Eight months ago, when bloggers railed on paparazzi shots of her fleshy frame in a skimpy swimsuit, Jennifer Love Hewitt posted a call to arms on her Web site:
"What I should be doing is celebrating some of the best days of my life and my engagement to the man of my dreams, instead of having to deal with photographers taking invasive pictures from bad angles. … Like all women out there should, I love my body," wrote Hewitt, who shimmied around in her skivvies as a star of Hanes' ad campaign.
The blog followed a series of particularly nasty headlines, including TMZ.com's notorious "We know what you ate this summer, Love -- everything!" The Web site later apologized, and Hewitt used the jibes to inspire women to embrace their bodies, whatever the size.
"To all girls with butts, boobs, hips and a waist, put on a bikini -- put it on and stay strong," she wrote.
But now, the slimmed down "Ghost Whisperer" star is on the cover of Us Weekly, preening next to the headline "Jennifer Love Hewitt Exclusive: 18 lbs in Ten Weeks!"
Though she tells the magazine she lost weight to boost her energy level and not because of nasty comments on the Internet, she posed on the cover with her head high, her smile triumphant, her "butt and boobs" shrink-wrapped in a form-fitting dress. The headline beside her might as well read, "See? I'm Skinny Again. Just Try and Call Me a Fattie Now."
What's up with Hewitt bucking the weight loss bandwagon then jumping on it?
"It doesn't convey any sort of consistent message," said David Katz, director of Yale Medical School's Prevention Research Center. "One of the reasons to say 'I love the skin I'm in' is because you really do. Another reason is simply being defensive -- 'I don't want to fess up but I'm going to say I'm happy and I'm going to lose 18 pounds in three weeks as soon as I can.' I'm going to guess hers was the second reason."
"Her story doesn't make sense," Katz said. "If she had to lose weight to get her energy back, that means she wasn't OK with her weight back then. She didn't have enough energy."
It's not the first time a star has spoken out against the stick-thin Hollywood standard only to turn around and drop pounds.
Queen Latifah refused to conform to the Barbie-doll aesthetic when she migrated from the hip-hop realm into the mainstream entertainment industry. She rocked the red carpet as hard as starlets one-fourth her size and broke ground as a plus-size spokeswoman for Cover Girl cosmetics.
In November 2007 Latifah graced the cover of People magazine, grinning above the headline "200 Lbs and Loving It!" She told the magazine that at 5 feet, 10 inches tall, she weighed "in the 2's" and couldn't be happier. "I feel more comfortable with myself -- my sexuality, my mentality and my viewpoint," she said.
But two months later, in January 2008, she became the face of the Jenny Craig weight loss campaign.
"For me, it's not about a body image sort of thing. I feel pretty confident about who I am," she said at a news conference at the time. "But I do realize that I am a role model for a lot of people."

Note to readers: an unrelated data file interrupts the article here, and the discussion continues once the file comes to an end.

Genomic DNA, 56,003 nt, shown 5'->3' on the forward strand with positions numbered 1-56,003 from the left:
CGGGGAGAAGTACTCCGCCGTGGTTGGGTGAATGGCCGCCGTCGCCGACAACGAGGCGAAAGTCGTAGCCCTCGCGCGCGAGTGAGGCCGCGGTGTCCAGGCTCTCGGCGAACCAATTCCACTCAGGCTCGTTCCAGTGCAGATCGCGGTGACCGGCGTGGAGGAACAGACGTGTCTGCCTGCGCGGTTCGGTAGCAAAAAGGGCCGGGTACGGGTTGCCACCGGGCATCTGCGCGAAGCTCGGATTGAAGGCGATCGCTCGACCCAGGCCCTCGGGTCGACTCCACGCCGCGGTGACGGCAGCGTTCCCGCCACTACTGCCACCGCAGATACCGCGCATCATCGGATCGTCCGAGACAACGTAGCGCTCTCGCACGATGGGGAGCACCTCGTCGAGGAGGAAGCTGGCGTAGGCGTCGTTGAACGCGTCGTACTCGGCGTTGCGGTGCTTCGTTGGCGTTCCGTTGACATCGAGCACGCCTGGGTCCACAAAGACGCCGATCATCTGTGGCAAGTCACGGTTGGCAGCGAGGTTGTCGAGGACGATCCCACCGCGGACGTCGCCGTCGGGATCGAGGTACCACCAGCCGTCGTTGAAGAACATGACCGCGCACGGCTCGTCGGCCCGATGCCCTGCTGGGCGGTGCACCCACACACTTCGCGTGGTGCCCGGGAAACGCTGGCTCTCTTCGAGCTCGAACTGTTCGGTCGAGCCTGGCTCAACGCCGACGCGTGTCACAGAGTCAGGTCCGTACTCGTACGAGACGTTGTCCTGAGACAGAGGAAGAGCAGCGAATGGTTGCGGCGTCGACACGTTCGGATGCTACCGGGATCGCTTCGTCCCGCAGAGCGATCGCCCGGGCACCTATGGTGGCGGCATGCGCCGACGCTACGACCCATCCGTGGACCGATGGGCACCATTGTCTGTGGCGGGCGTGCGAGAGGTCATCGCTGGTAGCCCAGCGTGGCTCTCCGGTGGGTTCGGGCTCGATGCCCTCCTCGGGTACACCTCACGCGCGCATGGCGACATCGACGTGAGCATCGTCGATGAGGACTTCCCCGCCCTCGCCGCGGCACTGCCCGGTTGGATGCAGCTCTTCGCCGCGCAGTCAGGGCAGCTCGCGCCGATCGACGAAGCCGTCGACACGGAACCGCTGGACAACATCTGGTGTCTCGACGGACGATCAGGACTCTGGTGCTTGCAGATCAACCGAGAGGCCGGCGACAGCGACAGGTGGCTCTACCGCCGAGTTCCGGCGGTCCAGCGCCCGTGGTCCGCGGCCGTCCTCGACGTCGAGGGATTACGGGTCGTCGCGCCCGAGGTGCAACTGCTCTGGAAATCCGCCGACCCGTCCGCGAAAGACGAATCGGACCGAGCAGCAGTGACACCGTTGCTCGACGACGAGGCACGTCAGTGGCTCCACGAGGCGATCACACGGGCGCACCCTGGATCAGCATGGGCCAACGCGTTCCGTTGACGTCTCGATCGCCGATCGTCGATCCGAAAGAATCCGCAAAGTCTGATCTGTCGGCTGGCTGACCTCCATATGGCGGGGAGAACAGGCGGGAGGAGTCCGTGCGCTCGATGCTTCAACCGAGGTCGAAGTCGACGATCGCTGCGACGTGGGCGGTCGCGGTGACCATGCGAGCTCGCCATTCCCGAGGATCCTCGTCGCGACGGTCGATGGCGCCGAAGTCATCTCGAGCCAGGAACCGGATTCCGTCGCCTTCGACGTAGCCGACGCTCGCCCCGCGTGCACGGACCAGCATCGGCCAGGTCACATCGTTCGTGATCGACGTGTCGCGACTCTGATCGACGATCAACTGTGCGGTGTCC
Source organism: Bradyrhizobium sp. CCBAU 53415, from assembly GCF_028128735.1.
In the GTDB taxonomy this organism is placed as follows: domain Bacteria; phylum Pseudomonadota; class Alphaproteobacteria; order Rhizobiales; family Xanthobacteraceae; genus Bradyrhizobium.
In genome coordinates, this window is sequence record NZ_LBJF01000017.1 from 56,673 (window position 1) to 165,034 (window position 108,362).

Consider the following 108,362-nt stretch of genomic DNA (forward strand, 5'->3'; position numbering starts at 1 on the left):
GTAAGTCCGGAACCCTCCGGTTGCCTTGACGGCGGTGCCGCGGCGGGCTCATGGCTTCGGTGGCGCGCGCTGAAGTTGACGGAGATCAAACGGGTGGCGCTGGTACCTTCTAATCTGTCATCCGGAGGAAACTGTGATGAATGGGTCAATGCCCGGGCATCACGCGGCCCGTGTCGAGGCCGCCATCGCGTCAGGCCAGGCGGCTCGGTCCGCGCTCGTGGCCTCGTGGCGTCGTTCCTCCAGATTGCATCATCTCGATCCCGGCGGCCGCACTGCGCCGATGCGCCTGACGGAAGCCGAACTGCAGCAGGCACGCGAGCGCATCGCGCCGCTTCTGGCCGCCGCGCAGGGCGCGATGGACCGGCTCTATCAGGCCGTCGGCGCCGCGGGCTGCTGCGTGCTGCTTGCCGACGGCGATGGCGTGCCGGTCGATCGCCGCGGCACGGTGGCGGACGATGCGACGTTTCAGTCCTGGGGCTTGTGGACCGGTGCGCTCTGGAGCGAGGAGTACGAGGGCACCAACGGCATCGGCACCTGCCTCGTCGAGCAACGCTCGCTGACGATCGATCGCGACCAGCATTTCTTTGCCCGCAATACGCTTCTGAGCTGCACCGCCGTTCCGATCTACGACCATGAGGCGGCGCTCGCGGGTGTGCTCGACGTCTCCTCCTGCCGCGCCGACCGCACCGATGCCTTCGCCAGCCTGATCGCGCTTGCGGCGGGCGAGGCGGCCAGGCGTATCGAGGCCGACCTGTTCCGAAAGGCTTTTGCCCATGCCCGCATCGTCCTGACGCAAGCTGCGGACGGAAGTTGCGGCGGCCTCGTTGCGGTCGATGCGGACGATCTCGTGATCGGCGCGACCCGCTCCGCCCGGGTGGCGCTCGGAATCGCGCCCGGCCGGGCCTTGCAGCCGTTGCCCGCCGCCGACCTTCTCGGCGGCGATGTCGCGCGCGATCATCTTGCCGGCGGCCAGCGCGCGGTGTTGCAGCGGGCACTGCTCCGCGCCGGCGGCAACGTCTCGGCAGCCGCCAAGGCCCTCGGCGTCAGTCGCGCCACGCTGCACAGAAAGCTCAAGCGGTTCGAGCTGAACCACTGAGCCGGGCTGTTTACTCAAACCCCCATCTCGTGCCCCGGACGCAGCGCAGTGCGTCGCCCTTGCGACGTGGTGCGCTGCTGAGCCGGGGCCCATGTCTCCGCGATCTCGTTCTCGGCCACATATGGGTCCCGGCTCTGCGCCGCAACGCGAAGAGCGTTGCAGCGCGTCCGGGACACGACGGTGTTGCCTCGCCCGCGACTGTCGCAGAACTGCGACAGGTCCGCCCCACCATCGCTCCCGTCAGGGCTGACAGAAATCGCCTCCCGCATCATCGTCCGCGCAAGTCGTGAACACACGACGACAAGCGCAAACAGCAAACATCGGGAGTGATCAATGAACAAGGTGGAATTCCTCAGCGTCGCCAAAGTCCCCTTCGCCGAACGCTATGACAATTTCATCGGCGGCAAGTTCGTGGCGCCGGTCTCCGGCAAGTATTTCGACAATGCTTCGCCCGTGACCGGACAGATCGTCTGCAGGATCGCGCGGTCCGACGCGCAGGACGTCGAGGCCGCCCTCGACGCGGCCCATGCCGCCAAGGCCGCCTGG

But Latifah's turnaround didn't raise eyebrows the way Hewitt's has. She never lashed out at the media for circulating and commenting on "invasive pictures from bad angles" only to later pose on the cover of a magazine bragging about her weight loss.
True, like a one-time nerd who rolls up to his high school reunion in a Maserati with the quarterback's ex-girlfriend, Hewitt may have seized the opportunity to pose on the Us cover to get back at her critics.
"It was going to be out there," said Howard Bragman, founder of Fifteen Minutes PR and author of "Where's My Fifteen Minutes?" "You've got two choices -- you can deny the weight loss and keep your head in the sand or you can control the release of it and how you did it."
But Hewitt garnered a lot of respect when she rebuked her online haters last year. And by contradicting her "love thy thighs" manifesto, some say she risks alienating the people who stood up for her.
"How do you think those same girls, with butts, boobs, et. al, are feeling now that you posed for the Us cover boasting your weight loss secrets?" Jezebel blogger Jessica Grose asked last week. "The size of your a-- is not my business. It's not anyone's business! But it seems like you're happy to flaunt it for the masses, as long as it's an 'acceptable' size."
What's more, according to Katz, Hewitt's rapid weight loss story is likely to mislead readers.
"For decades now, as obesity's gotten worse and worse, our society has been preoccupied with rapid weight loss by silly and ridiculous means. I'm not impressed by 18 pounds in ten weeks. Frankly, cholera can do better than that. So can AIDS -- that takes the pounds off really fast," he said. "People really need to get perspective. Lose 18 pounds in three weeks? So what, if over the next six months you're going to gain back 30?"
For the non-famous, Katz said the moral of the story is tried and true: Eat right, exercise, stop obsessing about the number on the scale and start focusing on feeling good. For Hewitt, no pun intended: "Maybe she should learn to love the skin she's in."